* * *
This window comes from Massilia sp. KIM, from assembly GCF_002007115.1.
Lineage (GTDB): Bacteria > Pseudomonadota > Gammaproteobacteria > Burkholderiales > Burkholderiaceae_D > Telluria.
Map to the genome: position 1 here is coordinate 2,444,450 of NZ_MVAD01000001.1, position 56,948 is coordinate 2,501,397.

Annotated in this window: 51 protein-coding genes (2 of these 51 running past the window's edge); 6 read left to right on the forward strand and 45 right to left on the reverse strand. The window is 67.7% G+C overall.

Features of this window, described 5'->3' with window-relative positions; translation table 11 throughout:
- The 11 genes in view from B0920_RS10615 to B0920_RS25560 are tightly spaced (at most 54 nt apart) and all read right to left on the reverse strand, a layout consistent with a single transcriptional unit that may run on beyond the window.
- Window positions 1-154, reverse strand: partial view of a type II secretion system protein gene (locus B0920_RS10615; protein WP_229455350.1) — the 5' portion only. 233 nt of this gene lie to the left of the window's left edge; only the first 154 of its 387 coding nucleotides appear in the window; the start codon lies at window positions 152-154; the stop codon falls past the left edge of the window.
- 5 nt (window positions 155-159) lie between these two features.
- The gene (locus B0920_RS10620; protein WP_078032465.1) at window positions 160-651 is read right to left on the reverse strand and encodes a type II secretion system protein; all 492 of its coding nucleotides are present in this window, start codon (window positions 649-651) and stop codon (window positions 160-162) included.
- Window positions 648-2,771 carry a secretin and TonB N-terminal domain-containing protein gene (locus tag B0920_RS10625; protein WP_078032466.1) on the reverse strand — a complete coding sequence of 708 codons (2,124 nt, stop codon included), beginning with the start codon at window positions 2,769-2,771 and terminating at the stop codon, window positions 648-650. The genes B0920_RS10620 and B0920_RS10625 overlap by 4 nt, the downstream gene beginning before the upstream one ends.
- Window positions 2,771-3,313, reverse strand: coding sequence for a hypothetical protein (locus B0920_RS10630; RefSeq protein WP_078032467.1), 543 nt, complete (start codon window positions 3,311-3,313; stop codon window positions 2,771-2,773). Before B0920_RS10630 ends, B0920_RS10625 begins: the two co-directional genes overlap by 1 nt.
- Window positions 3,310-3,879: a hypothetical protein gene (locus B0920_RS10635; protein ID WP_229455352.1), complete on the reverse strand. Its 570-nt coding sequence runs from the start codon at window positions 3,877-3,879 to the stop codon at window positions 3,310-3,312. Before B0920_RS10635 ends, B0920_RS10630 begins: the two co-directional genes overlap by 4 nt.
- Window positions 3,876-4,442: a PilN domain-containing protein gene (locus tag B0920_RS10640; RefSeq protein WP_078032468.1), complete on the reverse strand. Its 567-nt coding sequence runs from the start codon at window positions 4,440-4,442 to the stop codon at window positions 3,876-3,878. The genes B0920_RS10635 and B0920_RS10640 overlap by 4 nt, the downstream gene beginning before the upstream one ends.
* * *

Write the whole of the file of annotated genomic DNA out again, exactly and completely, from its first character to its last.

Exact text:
This window comes from Massilia sp. KIM, from assembly GCF_002007115.1.
Lineage (GTDB): Bacteria > Pseudomonadota > Gammaproteobacteria > Burkholderiales > Burkholderiaceae_D > Telluria.
Map to the genome: position 1 here is coordinate 2,444,450 of NZ_MVAD01000001.1, position 56,948 is coordinate 2,501,397.

Annotated in this window: 51 protein-coding genes (2 of these 51 running past the window's edge); 6 read left to right on the forward strand and 45 right to left on the reverse strand. The window is 67.7% G+C overall.

Features of this window, described 5'->3' with window-relative positions; translation table 11 throughout:
- The 11 genes in view from B0920_RS10615 to B0920_RS25560 are tightly spaced (at most 54 nt apart) and all read right to left on the reverse strand, a layout consistent with a single transcriptional unit that may run on beyond the window.
- Window positions 1-154, reverse strand: partial view of a type II secretion system protein gene (locus B0920_RS10615; protein WP_229455350.1) — the 5' portion only. 233 nt of this gene lie to the left of the window's left edge; only the first 154 of its 387 coding nucleotides appear in the window; the start codon lies at window positions 152-154; the stop codon falls past the left edge of the window.
- 5 nt (window positions 155-159) lie between these two features.
- The gene (locus B0920_RS10620; protein WP_078032465.1) at window positions 160-651 is read right to left on the reverse strand and encodes a type II secretion system protein; all 492 of its coding nucleotides are present in this window, start codon (window positions 649-651) and stop codon (window positions 160-162) included.
- Window positions 648-2,771 carry a secretin and TonB N-terminal domain-containing protein gene (locus tag B0920_RS10625; protein WP_078032466.1) on the reverse strand — a complete coding sequence of 708 codons (2,124 nt, stop codon included), beginning with the start codon at window positions 2,769-2,771 and terminating at the stop codon, window positions 648-650. The genes B0920_RS10620 and B0920_RS10625 overlap by 4 nt, the downstream gene beginning before the upstream one ends.
- Window positions 2,771-3,313, reverse strand: coding sequence for a hypothetical protein (locus B0920_RS10630; RefSeq protein WP_078032467.1), 543 nt, complete (start codon window positions 3,311-3,313; stop codon window positions 2,771-2,773). Before B0920_RS10630 ends, B0920_RS10625 begins: the two co-directional genes overlap by 1 nt.
- Window positions 3,310-3,879: a hypothetical protein gene (locus B0920_RS10635; protein ID WP_229455352.1), complete on the reverse strand. Its 570-nt coding sequence runs from the start codon at window positions 3,877-3,879 to the stop codon at window positions 3,310-3,312. Before B0920_RS10635 ends, B0920_RS10630 begins: the two co-directional genes overlap by 4 nt.
- Window positions 3,876-4,442: a PilN domain-containing protein gene (locus tag B0920_RS10640; RefSeq protein WP_078032468.1), complete on the reverse strand. Its 567-nt coding sequence runs from the start codon at window positions 4,440-4,442 to the stop codon at window positions 3,876-3,878. The genes B0920_RS10635 and B0920_RS10640 overlap by 4 nt, the downstream gene beginning before the upstream one ends.